East Hampton Town Supervisor Bill Wilkinson's released his tentative budget for 2013 on Monday, floating a $3.3 million increase to help cover costs for the Scavenger Waste facility and the East Hampton Airport. Though the increase technically falls below the state's tax cap.
Under the tentative $69 million budget — up 5 percent from the 2012 budget — the East Hampton Town Justice Court won't be closed one day a week anymore for employees to catch up on administrative tasks, as it has been for about a year. The court's budget will increase 18.9 percent, adding a new position for help in accounting and bookkeeping — the only new position created in the supervisor's budget. The $993,928 justice court budget also funds five more hours of work time for all current employees. The senior court clerk will also be promoted to Justice Court Director.
Among the increases is a 180 percent jump in funds to support ocean rescue, including a new beach vehicle in the capital budget; a 9 percent increase for the Harbors and Docks line; and a 13 percent increase in the senior nutrition program.
Village residents will receive a third consecutive tax rate decrease with a reduction of 1.7 percent, and those living outside of the village limits will see a spike in their taxes of 4.6 percent. "The difference in the rate movement for inside versus outside the villages is due primarily to the higher average assessed property value in the villages compared to outside the villages, and the departments funded solely by those living outside a village," Wilkinson's budget reports.
This is the third budget Wilkinson has prepared. In the previous three, village residents received a 13.2 percent tax cut, while those living in the town limits saw their taxes slashed 28.7 percent.
State 2 Percent Tax Levy Cap
The 2013 budget is the first town budget prepared under the state-mandated cap. While the tentative budget stays within the 2 percent tax levy cap, the amount allowed is higher than the standard. "This is due mostly to the fact that East Hampton Town experienced a 1.73 percent decrease in its 2012 tax levy and a portion of that decrease ($716,054) becomes a credit for 2013," he wrote.
He added that the 2013 cap amount — 4.2 percent — is established by the State Comptroller's office.
The tax levy increase is 3.2 percent, or $1.4 million.
Scavenger Wastewater Fund
Despite a split board, Wilkinson's budget includes funding for the Scavenger Waste Plant as a transfer station for the first three months of the year, "by which time a final decision on the matter will hopefully be made by the Town Board."
Wilkinson projects a deficit of at least $700,000 at the end of 2012. At least $500,000 of that has to be returned to the Refuse and Recycling Fund.
Funding for the Scavenger Waste Plant accounts for $731,150, or 22.1 percent, of the overall increase in the tentative budget.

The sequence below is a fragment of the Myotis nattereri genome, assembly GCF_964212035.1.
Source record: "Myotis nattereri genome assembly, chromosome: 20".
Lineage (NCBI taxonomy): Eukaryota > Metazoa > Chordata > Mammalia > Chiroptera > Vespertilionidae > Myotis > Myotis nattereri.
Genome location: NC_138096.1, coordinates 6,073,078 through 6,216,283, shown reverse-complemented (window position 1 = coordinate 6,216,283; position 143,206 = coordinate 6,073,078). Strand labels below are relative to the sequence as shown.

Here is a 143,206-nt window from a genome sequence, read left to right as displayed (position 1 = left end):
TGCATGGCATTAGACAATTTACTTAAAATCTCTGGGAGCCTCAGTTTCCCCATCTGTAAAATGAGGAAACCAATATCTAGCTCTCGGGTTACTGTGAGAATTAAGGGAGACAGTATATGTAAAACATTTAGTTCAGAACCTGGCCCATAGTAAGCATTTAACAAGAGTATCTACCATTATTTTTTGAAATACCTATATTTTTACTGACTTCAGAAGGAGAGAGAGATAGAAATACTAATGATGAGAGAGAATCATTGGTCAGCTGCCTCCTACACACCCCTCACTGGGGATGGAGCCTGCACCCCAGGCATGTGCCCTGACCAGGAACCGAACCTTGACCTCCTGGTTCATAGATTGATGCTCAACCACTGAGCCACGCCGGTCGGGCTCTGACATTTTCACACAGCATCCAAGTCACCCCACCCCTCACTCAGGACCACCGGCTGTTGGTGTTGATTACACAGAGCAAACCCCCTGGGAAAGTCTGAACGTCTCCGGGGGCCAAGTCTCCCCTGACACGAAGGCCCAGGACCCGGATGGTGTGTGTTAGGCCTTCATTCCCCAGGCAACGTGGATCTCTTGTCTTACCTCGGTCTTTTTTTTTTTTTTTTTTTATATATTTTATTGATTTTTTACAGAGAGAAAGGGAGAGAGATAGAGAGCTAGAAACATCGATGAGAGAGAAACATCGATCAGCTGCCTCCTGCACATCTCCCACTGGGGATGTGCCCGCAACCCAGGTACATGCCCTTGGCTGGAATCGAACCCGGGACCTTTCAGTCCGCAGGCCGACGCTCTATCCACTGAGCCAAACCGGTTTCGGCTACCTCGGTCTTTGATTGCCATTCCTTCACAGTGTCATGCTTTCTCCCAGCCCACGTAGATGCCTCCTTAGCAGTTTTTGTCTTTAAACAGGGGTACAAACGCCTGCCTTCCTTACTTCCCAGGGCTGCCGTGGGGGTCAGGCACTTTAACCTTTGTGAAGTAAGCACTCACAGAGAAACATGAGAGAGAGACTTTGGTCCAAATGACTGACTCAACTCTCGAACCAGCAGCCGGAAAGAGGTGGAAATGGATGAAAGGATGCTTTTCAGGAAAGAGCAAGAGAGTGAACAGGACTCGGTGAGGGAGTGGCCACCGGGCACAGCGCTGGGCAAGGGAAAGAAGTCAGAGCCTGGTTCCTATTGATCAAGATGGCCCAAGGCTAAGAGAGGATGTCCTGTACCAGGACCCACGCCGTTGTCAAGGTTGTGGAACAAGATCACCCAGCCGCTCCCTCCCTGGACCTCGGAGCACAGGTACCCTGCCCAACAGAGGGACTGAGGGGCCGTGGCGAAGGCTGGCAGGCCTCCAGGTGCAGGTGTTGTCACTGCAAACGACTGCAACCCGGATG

There was no funding past the first quarter of the 2012 budget for the Scavenger Waste plant, which Wilkinson hoped to privatize. In 2011, the board voted unanimously to lease or sell the facility. Negotiations ended with the potential lessee when newly elected members of the board took office and Republican Councilman Dominick Stanzione changed his vote.
"My 2013 tentative budget includes money to pay back funds borrowed by the Scavenger Waste Fund during 2012 to operate the plant as a transfer station," he said, adding, his position about what needs to be done with the plant has not changed.
"As a result of the Board decision in February to not sell or lease the plant, we are now forced to levy more than $700,000 in property taxes on residents that I believe would have not been necessary if the previous Town Board’s decision of 2011 was implemented in 2012," Wilkinson said.
Had the plant been privatized, the existing deficit would have been eliminated. Wilkinson also claims almost $550,000 in taxes would have been saved, and the overall tax increases for those living outside of the village would have increased 3.6 percent rather than 4.6 percent and the tax rate for those living inside the villages would have decreased by 4.2 percent rather than 1.7 percent.
Airport's Use of Surplus
The supervisor's budget uses almost $110,000 in surplus for the Airport Fund to avoid levying taxes for a $352,662 increase.
"What is unfortunate is not the use of surplus but the cost overruns that required surplus to be used," he said. The increase represents 10.66 percent of the overall budget increase. "As we move forward there will be a need to make a concerted effort to reel in the growth of many of the airport operating budget lines, especially since there is a potential $3 million runway renovation project somewhere in the future," he said.
Funding for outside agencies such as the East Hampton Child Day Care Learning Center at $80,000, the Family Service League, at $50,000 and Phoenix House substance abuse counseling support, also at $50,000, has been continued in the supervisor's budget. Funding for the Adult Day Care has also be continued.
There's $559,000 set aside for contingencies.
"Every decision that we make is based on the must of ensuring that cost of municipal government is not a catalyst for losing our future generations; that cost of government ensures protection of our assets; that cost of government guarantees a quality of life; and that cost of government has an understanding of the long term effects of our decision-making," Wilkinson said.
"Future administrations may choose to alter and change these values and make their decisions based on party affiliation or the demands of a few. That will be their decision," he said.
NOTE: A copy of the budget is attached in a PDF here.